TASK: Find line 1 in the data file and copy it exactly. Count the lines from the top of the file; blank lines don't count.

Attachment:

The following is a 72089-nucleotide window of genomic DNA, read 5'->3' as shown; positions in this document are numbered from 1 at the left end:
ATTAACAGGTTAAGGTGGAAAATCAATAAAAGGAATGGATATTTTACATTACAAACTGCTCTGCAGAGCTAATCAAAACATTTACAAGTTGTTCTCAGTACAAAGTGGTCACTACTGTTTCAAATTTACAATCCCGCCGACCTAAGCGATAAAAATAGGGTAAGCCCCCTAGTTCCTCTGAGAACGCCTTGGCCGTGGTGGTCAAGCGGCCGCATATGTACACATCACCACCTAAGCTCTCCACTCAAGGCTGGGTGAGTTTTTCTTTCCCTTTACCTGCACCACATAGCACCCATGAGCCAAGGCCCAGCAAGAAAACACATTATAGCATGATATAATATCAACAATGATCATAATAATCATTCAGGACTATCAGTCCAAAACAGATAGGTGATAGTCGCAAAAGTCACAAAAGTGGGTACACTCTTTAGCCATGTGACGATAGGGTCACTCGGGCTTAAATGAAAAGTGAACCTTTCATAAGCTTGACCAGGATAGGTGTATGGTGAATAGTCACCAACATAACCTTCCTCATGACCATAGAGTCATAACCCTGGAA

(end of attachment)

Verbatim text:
The following is a 72089-nucleotide window of genomic DNA, read 5'->3' as shown; positions in this document are numbered from 1 at the left end: